Sunday, October 15, 2017

Whatever Is

Philippians 4:4-9


        Later today I was scheduled to go to Charlottesville to make a presentation on The Book of Confessions. I delighted to help out some of my fellow ministers in their officer training and looked forward to having a meaningful discussion on both the historical setting and theological significance of the eleven statements of faith found in this document. Then I got an email asking if I might switch topics. Instead of The Book of Confessions, I have been asked to explain the Essential Tenets of the Reform Faith. 

        Anyone who has been elected to the office of elder might remember the series of questions posed at their ordination. The one I find most troubling and the one to which I am to speak about tonight is, “Do you sincerely receive and adopt the essential tenets of the reformed faith as expressed in the confessions of our church as authentic and reliable expectations of what scripture leads us to believe and will you be instructed and led by those confessions as you lead the people of God?”

        I would hope before anyone would answer this question they might ask, “What are the essential tenets of the reformed faith?” In this intelligent and diverse congregation the answer I receive would be quite different than my experience this evening. This congregation celebrates a variety of religious experiences and doctrines. This has helped us listen to an assortment of truths, some which are spelled with a capital T and others which are no less important but might not be universally held. The creedal statements we find in our Book of Confessions include declarations from six different denominations written over a period of 1700 years. While the Hammurabi Code, The Magna Charta, and the Declaration of Independence each agree on the importance of the human experiment, each differently defines the essential concept of human liberty.   So why should we be surprised that a religion 2,000 old might differ on which tenets/critical beliefs should be held as truth?

        As a Christians we share with all other Christian denominations our belief in God. But just mention the word Trinity and the sparks begin to fly. Do I mean Father, Son, and Holy Ghost or Creator, Reconciler and Sustainer? How did the concept of trinity come about? What does it mean? Do we believe in one God or three? Regardless of our answers, gratefully it does not lessen our faith in the mysterious ways in which God reveals God’s self.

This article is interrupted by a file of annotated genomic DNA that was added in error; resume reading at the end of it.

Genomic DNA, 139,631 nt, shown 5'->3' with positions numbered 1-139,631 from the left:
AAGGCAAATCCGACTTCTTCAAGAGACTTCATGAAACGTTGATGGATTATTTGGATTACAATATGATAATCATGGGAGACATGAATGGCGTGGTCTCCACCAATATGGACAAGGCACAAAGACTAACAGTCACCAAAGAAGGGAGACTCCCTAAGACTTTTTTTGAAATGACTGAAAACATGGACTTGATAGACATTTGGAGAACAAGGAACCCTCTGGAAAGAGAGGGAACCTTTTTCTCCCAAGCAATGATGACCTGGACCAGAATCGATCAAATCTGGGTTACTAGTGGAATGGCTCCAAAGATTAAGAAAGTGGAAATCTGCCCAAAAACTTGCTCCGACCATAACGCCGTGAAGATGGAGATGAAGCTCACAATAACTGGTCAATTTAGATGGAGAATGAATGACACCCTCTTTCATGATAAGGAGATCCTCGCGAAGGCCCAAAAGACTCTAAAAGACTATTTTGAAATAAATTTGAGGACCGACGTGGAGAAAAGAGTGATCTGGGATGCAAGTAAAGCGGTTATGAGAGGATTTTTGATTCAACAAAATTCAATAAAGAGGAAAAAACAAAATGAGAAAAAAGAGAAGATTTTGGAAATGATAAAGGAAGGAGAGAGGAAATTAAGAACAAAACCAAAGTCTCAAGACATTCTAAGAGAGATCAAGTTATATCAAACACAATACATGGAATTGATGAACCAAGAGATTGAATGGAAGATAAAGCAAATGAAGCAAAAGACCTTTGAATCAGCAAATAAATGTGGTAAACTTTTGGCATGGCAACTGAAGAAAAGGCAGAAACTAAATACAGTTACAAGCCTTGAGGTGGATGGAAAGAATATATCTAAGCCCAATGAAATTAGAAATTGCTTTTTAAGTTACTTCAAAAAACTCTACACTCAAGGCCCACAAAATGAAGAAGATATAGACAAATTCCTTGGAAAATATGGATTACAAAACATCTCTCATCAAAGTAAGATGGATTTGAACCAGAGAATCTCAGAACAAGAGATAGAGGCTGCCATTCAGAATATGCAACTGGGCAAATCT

Second, and perhaps more universally, we celebrate the incarnation of God in Jesus Christ. We are not alone. God, Emmanuel, is with us.

        But then a great divide begins as we try to discern the actions of this mysterious God. As Protestants, we acknowledge we are justified by Grace. We cannot save ourselves but are dependent on God’s love in Jesus Christ to draw us back to God and fulfill God’s command to love God and others nearly as much as we love ourselves.

        Second, Protestants claim the authority of scripture. That can really cause the sparks to fly. Here at Rockfish I think we see The Bible as the lens through which we know God and discover ourselves. The Bible points us to truth.       All that is well and good, but even as I have tried to carefully craft those words there are folks here who wished I would have made stronger statements concerning God, incarnation, salvation and the Bible. Others of you might have felt the language chosen was much too definitive and left no room for disagreement or discussion. Such is the nature of the beast when we choose to talk about something we believe but can’t prove.